Dabord looked as though he might hit something. He went to stand up and changed his mind. He pressed a thumb and a finger hard against his eyes. He was calmer when he spoke. “Franche says he thought Charlie was having an affair. Why all the secrecy. He would use his, Franche’s, computer at night when the office was closed. That was the deal. According to Franche. Supposedly sending emails or chatting or whatever with —.” He closed his eyes and pressed them again. “Just so happened that Franche got a bunch of the town’s accounting work. Thought it was tat for tittie.”

“What did Franche think when Sanders was charged?”

“Oh he knew then, I’m convinced of that.”

“And he let Sanders go down for it?”

Dabord’s expression was one of disgust. “Seems the boys had a hate on for Brother Julius. Some of them, at least. Julie was — is — an asshole, apparently, though I’ve always found him to be just a dentist. And that was enough. That and the whole ‘not my responsibility’ thing. Oh, and the accounting work from the town.”

Rangel was still thinking. That third vector. Previous convictions, maybe. “But there’s something else. Am I right? You knew something, otherwise you wouldn’t be so . . . certain. Because right now it’s speculation. Good, sensible speculation. But just that. No tangible evidence. Some shifty, creepy stuff. Some technical . . . opportunity.”

Dabord ignored her. “I’m bringing everyone in on this. Provincials, feds. And I’m going to hang it around the neck of some Crown attorney who can carry it until it gets as right as Jesus. This will not get fucked up.” He looked at her. “Again.”

Rangel said, “Just thinking. Any chance of mapping out the times when Ziff was using Franche’s machine and comparing them with login times from Sanders machine. There was a list of session times. I’ve got it if you can’t find yours. Might be useful.”

“Noted,” said Dabord, and he actually wrote something on a pad of paper. “Thanks. Now that’s it. You’re out of the loop on this. In fact, you were never in it, right? Tell that . . . Mitman. I catch either of you poking around and screwing this up, I’ll —.”

“Noted,” said Rangel.

“Oh,” said Dabord. “I almost forgot. Here’s Mitman’s phone. I found it on the floor. Somewhere.”


© Simon Fodden

I’m Here

You know where you are.

Look around you, look at your feet: that’s where you are. Simple, no? Now think about telling someone where you are, how to find you, how to get to you.

Most of the time for most of us, that’s easy. I’m at the southeast corner of Main and Minor; I’m in row 26, seat 8; I’m right in front of the Panic House of Pancakes; I’m at Julie’s. You make reference to known vectors — stable, inflexible, references that your friend can find thanks to personal experience or an established system — and you put yourself on that intersection. Because most of us live in urban settings, these systems abound and, now that they’re mapped, can be used by anyone.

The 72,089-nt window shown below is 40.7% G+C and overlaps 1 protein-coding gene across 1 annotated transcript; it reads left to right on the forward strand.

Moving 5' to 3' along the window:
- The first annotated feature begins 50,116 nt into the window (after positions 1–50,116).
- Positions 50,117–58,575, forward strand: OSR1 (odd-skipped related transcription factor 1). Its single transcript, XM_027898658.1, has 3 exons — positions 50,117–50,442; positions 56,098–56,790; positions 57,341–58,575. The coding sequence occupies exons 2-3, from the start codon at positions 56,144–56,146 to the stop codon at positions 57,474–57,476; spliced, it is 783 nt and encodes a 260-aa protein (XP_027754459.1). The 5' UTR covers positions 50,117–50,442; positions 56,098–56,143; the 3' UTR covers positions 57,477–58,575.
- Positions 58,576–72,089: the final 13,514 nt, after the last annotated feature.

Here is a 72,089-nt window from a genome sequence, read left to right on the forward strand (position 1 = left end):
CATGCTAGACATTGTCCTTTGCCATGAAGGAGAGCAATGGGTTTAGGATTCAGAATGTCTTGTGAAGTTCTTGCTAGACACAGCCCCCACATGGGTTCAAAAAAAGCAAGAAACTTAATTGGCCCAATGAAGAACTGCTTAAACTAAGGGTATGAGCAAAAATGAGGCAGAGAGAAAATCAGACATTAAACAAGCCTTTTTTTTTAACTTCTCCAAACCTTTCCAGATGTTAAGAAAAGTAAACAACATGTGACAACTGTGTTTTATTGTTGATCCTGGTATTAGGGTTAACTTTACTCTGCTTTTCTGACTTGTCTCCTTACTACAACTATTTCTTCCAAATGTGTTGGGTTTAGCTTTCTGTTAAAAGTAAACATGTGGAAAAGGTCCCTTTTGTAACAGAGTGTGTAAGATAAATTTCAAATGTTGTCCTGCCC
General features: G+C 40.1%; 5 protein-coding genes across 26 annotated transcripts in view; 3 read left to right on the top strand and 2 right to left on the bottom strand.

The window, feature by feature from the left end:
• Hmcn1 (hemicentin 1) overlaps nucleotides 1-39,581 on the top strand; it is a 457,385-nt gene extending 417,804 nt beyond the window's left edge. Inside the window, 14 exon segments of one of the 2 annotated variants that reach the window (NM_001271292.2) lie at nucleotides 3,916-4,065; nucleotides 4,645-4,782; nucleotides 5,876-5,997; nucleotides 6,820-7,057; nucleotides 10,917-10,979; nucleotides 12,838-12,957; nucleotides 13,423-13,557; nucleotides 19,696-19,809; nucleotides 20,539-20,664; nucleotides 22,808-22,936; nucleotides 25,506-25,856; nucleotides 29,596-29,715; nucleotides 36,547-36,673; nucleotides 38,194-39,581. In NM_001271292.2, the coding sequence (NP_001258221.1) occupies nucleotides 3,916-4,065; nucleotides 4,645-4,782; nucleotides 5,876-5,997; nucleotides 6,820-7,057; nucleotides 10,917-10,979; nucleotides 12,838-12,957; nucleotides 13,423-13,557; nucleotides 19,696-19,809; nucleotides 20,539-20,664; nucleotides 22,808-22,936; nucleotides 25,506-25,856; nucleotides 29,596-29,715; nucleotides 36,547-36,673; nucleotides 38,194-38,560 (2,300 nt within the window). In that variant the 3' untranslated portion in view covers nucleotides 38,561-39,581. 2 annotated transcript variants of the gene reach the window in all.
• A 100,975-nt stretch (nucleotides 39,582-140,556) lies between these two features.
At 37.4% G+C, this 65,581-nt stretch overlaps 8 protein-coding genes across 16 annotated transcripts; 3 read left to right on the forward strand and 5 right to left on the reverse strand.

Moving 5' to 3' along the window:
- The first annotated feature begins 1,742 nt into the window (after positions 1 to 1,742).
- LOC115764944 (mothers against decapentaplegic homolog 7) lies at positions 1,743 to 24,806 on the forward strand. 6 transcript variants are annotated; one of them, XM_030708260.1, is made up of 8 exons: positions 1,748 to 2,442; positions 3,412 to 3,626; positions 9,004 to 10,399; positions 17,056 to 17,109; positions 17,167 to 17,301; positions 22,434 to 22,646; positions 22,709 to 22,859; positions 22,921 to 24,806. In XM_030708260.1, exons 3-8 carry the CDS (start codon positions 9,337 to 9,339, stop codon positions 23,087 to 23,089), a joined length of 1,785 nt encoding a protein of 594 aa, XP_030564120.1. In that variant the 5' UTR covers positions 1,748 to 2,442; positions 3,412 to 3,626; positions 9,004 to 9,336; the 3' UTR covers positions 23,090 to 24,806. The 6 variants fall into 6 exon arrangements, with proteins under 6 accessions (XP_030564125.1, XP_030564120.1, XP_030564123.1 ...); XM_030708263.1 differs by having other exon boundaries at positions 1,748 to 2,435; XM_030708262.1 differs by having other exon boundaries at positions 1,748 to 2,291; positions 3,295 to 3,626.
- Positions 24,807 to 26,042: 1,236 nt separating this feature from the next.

But what if you’re outside a system, somewhere in a large park or wilderness area, say? Or what if the system is opaque to you, as, for example, it would be to me if I were somewhere in Tokyo? How then?

One relatively obvious approach would be to make use of the GPS facility of your phone. Press the right buttons and — bingo! — you’re the pulsing blue dot and that’s where you are. But how to pass that information on to someone else? There are apps for smartphones that allow consenting users (and not so consenting users) to track each other, finessing the problem of sending the information via a human being. And if you’re using such an application, you may be good to go. Or in a lot of trouble.

Otherwise, you might want to make use of an experimental Google feature that in turn makes use of our global geographical coordinates, commonly known as latitude and longitude. In this system, every single point on the earth has a unique address. The practical problem for ordinary folk is, first, discovering that address, and, second, conveying that address in convenient terms. Google is one of the proponents of “plus codes” (or Open Location Codes, OLCs) that tackle these two problems.

To use Google’s illustration, 7MV7P8R9+W2 identifies a location in Kathmandu, Nepal. That identifier is created on by moving and expanding a map under a red rectangle until the desired location is nailed; it can then be “decoded” by anyone who enters it into Google Search or Google Maps. (The system prefers Chrome, Firefox or Opera browsers. These browsers will ask for permission to determine your current location automatically.) If those who want to find you (or their computer viewport) are in your general area, they need to enter only the P8R9+W2.

As I often do in these fillips to the current run of novel Fillips, I’m supplying an antidote to any seriousness that I might have generated. Today, it’s a pretty turn on Google Maps. Shaun Utter has a site that produces a flow of random views from Google Maps that have been simplified and colourized, resulting in some pretty nifty abstract images. You can let the array just wash over you. But if you see something you like, you’ll have to be quick about hitting the screenshot keys to capture it.